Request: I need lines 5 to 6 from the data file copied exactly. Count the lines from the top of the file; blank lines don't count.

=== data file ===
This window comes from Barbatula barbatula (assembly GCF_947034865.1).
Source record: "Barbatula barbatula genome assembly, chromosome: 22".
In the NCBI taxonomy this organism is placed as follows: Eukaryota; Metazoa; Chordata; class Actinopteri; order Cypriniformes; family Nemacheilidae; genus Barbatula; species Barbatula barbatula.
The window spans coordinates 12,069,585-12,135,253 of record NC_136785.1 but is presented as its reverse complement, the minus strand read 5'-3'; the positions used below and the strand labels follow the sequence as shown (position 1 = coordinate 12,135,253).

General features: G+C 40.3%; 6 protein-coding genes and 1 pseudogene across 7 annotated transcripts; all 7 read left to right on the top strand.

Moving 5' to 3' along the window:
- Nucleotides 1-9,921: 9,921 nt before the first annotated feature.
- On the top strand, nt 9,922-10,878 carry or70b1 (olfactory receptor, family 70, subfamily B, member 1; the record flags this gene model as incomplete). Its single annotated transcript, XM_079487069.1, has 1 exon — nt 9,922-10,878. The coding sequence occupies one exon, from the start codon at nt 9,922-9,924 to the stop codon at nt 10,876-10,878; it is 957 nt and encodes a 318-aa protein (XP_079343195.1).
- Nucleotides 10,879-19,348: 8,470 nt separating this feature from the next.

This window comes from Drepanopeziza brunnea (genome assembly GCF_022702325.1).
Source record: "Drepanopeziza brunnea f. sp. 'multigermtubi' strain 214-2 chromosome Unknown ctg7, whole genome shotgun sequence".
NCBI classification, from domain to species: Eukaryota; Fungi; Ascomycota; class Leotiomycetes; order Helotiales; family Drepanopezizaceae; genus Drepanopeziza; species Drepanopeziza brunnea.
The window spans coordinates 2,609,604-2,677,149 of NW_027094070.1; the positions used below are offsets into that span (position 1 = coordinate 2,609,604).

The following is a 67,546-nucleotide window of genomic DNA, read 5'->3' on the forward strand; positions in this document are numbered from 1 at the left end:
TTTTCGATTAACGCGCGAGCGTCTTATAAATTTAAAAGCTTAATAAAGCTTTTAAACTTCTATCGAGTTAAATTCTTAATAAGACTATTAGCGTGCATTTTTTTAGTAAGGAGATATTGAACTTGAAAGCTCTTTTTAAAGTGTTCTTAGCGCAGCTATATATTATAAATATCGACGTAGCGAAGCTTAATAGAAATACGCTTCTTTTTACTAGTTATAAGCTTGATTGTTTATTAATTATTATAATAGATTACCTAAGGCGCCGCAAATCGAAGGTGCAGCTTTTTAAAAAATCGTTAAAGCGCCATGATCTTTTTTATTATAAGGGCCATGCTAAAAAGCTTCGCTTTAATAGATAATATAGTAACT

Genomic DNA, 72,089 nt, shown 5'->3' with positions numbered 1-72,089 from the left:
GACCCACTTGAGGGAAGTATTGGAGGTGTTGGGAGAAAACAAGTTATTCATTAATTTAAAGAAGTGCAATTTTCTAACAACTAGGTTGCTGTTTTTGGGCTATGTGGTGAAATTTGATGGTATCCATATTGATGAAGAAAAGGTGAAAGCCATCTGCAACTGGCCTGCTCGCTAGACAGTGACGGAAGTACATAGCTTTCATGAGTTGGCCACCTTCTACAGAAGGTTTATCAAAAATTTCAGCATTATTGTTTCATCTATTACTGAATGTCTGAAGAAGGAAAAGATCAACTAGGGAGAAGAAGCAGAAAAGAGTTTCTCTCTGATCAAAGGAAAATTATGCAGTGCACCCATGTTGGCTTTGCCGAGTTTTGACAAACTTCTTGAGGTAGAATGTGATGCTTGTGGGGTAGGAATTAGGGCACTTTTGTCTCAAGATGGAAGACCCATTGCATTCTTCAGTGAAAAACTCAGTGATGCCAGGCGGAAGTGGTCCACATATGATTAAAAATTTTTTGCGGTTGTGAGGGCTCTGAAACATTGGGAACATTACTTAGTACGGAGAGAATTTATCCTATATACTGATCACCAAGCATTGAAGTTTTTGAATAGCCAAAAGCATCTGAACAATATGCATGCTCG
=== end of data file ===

General features: G+C 40.3%; 6 protein-coding genes and 1 pseudogene across 7 annotated transcripts; all 7 read left to right on the top strand.

Moving 5' to 3' along the window: